• Grandy, David (PI)

    Project: Research project

    Project Details


    Three major classes of opioid receptors, mu(mu), delta (delta) and kappa
    (kappa), have been defined based on differences in their pharmacology,
    physiology and tissue distribution. When stimulated in vivo the opioid
    receptors activate a cascade of intracellular reactions involving
    adenylyl cyclase, calcium channels and potassium channels, which result
    in many of the classical effects of opiate intoxication including
    euphoria, analgesia and physical dependence. The molecular
    characterization of the opioid receptors has been slow due to several
    factors, perhaps the most important of which being that they are
    intrinsic membrane proteins which are difficult to solubilize in active
    form and they are expressed in relatively low amounts. Recently these
    difficulties were overcome by the expression cloning of a mouse delta
    opioid receptor subtype from the neuroblastoma X glioma cell line NG108-
    15. The primary known as the G protein-coupled receptors. In light of
    these recent reports we re-examined the sequence of an orphan receptor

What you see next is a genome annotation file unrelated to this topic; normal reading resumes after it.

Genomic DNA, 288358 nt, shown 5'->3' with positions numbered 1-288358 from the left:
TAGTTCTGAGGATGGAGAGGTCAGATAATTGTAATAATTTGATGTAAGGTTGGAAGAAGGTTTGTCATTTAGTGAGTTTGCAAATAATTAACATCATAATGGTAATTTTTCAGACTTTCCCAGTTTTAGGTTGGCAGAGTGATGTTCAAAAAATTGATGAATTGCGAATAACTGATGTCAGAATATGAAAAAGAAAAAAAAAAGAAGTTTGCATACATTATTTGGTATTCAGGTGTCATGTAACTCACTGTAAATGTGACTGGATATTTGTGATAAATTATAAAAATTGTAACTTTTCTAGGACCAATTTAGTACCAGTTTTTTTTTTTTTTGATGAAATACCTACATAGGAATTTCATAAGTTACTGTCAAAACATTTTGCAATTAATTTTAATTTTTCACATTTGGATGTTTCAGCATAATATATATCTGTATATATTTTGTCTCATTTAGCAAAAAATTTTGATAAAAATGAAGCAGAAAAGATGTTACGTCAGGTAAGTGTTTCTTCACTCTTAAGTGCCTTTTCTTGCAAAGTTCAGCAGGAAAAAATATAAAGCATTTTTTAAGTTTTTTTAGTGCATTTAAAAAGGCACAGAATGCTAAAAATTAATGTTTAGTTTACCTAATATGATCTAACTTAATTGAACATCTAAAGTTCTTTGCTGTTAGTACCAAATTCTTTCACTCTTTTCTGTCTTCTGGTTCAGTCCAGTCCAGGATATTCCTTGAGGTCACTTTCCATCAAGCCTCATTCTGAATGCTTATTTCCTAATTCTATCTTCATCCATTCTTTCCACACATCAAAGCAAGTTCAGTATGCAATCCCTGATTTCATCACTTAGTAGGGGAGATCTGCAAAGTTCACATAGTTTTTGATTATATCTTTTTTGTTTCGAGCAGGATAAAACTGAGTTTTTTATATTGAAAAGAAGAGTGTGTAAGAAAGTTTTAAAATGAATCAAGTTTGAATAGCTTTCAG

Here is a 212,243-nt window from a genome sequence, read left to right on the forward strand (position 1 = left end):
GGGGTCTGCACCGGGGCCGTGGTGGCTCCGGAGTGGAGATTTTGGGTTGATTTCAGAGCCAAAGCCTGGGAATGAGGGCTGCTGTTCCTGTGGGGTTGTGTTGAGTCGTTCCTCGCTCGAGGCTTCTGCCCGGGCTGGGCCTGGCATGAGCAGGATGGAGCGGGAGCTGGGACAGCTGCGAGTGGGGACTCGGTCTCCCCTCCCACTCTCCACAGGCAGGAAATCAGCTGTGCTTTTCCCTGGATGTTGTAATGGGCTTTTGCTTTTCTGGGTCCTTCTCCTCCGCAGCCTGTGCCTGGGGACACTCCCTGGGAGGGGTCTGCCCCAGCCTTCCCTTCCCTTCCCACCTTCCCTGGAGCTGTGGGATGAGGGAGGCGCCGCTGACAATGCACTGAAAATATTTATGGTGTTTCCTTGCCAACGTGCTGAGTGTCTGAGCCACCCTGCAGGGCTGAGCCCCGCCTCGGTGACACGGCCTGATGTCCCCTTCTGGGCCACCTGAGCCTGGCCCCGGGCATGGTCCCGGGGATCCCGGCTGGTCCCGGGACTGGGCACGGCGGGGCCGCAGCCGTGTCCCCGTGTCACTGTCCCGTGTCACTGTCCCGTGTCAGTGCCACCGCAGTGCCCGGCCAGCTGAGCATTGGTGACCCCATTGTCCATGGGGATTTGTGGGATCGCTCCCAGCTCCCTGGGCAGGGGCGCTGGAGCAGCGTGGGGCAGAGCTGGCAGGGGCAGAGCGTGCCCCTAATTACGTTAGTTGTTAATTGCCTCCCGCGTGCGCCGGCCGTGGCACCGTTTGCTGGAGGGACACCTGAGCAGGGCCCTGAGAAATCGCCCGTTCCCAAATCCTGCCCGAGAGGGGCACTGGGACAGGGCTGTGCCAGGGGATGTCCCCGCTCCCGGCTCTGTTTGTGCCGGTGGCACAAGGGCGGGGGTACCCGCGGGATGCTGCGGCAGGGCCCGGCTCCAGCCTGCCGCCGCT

clone which we had obtained by degenerate PCR. This cDNA clone, referred
    to as R21, encodes a novel G protein-coupled receptor which shares
    significant sequence identity with the recently published mouse delta
    opioid receptor. Based on the conservation of key amino acid residues
    and the overall homology between R21 and the mouse delta opioid receptor
    we predict that R21 is a member of the opioid receptor family. To test
    this hypothesis we propose to pharmacologically characterize the receptor
    encoded by R21 and investigate the affect its stimulation has on adenylyl
    cyclase and a voltage-dependent outwardly rectifying potassium
    conductance. Once pharmacologically defined the tissue regulated the rat
    R21 gene will be characterized. The human homologue of the R21 gene will
    also be characterized to identify markers that can be used i genetic
    linkage and association studies of HR21 and human disease. Eventually
    the mouse gene, MR21, will be target and knocked out. These transgenic
    mice will be a valuable model system in which to evaluate the receptor's
    role in processes ranging from synaptic transmission to behavior.
    Effective start/end date12/10/933/31/02


    • National Institutes of Health: $179,942.00
    • National Institutes of Health: $143,889.00


    • Medicine(all)


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